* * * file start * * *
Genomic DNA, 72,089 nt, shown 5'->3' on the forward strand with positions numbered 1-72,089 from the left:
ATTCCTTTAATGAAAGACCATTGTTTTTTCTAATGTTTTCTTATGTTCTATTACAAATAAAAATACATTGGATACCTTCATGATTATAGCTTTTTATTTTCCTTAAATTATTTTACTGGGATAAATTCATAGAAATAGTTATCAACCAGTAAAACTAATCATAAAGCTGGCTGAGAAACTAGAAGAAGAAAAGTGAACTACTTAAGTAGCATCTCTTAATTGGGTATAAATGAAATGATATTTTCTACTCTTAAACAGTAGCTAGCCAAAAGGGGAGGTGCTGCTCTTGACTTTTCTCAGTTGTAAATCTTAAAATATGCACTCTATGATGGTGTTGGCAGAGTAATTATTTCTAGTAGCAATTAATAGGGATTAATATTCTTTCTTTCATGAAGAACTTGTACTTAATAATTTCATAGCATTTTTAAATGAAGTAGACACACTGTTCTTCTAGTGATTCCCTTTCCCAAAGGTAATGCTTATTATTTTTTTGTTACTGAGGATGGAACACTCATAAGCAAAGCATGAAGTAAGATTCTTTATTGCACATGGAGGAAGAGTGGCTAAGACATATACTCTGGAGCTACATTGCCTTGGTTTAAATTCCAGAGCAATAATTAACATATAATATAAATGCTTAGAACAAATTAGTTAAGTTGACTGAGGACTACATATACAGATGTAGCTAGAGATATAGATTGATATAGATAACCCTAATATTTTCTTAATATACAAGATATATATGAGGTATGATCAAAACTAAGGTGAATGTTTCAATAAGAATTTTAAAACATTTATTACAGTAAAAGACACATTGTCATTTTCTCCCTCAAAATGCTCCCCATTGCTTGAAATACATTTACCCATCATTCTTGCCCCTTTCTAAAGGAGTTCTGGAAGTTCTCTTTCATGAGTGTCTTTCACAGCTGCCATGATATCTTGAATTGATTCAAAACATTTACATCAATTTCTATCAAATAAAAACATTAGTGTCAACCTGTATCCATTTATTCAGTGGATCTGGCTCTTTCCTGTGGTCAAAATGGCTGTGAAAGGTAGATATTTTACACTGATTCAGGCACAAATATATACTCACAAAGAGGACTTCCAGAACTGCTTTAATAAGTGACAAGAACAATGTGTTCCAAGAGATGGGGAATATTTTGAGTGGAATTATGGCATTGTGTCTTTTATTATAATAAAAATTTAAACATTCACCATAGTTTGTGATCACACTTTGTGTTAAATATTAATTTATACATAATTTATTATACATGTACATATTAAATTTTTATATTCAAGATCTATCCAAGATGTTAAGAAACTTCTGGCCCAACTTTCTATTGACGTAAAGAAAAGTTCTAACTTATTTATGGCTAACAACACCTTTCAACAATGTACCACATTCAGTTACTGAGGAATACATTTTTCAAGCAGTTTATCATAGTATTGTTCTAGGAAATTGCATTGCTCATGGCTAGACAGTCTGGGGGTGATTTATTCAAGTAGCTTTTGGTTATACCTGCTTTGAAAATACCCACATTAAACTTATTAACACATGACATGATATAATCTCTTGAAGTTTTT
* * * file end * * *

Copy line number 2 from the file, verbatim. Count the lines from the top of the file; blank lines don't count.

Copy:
ATTCCTTTAATGAAAGACCATTGTTTTTTCTAATGTTTTCTTATGTTCTATTACAAATAAAAATACATTGGATACCTTCATGATTATAGCTTTTTATTTTCCTTAAATTATTTTACTGGGATAAATTCATAGAAATAGTTATCAACCAGTAAAACTAATCATAAAGCTGGCTGAGAAACTAGAAGAAGAAAAGTGAACTACTTAAGTAGCATCTCTTAATTGGGTATAAATGAAATGATATTTTCTACTCTTAAACAGTAGCTAGCCAAAAGGGGAGGTGCTGCTCTTGACTTTTCTCAGTTGTAAATCTTAAAATATGCACTCTATGATGGTGTTGGCAGAGTAATTATTTCTAGTAGCAATTAATAGGGATTAATATTCTTTCTTTCATGAAGAACTTGTACTTAATAATTTCATAGCATTTTTAAATGAAGTAGACACACTGTTCTTCTAGTGATTCCCTTTCCCAAAGGTAATGCTTATTATTTTTTTGTTACTGAGGATGGAACACTCATAAGCAAAGCATGAAGTAAGATTCTTTATTGCACATGGAGGAAGAGTGGCTAAGACATATACTCTGGAGCTACATTGCCTTGGTTTAAATTCCAGAGCAATAATTAACATATAATATAAATGCTTAGAACAAATTAGTTAAGTTGACTGAGGACTACATATACAGATGTAGCTAGAGATATAGATTGATATAGATAACCCTAATATTTTCTTAATATACAAGATATATATGAGGTATGATCAAAACTAAGGTGAATGTTTCAATAAGAATTTTAAAACATTTATTACAGTAAAAGACACATTGTCATTTTCTCCCTCAAAATGCTCCCCATTGCTTGAAATACATTTACCCATCATTCTTGCCCCTTTCTAAAGGAGTTCTGGAAGTTCTCTTTCATGAGTGTCTTTCACAGCTGCCATGATATCTTGAATTGATTCAAAACATTTACATCAATTTCTATCAAATAAAAACATTAGTGTCAACCTGTATCCATTTATTCAGTGGATCTGGCTCTTTCCTGTGGTCAAAATGGCTGTGAAAGGTAGATATTTTACACTGATTCAGGCACAAATATATACTCACAAAGAGGACTTCCAGAACTGCTTTAATAAGTGACAAGAACAATGTGTTCCAAGAGATGGGGAATATTTTGAGTGGAATTATGGCATTGTGTCTTTTATTATAATAAAAATTTAAACATTCACCATAGTTTGTGATCACACTTTGTGTTAAATATTAATTTATACATAATTTATTATACATGTACATATTAAATTTTTATATTCAAGATCTATCCAAGATGTTAAGAAACTTCTGGCCCAACTTTCTATTGACGTAAAGAAAAGTTCTAACTTATTTATGGCTAACAACACCTTTCAACAATGTACCACATTCAGTTACTGAGGAATACATTTTTCAAGCAGTTTATCATAGTATTGTTCTAGGAAATTGCATTGCTCATGGCTAGACAGTCTGGGGGTGATTTATTCAAGTAGCTTTTGGTTATACCTGCTTTGAAAATACCCACATTAAACTTATTAACACATGACATGATATAATCTCTTGAAGTTTTT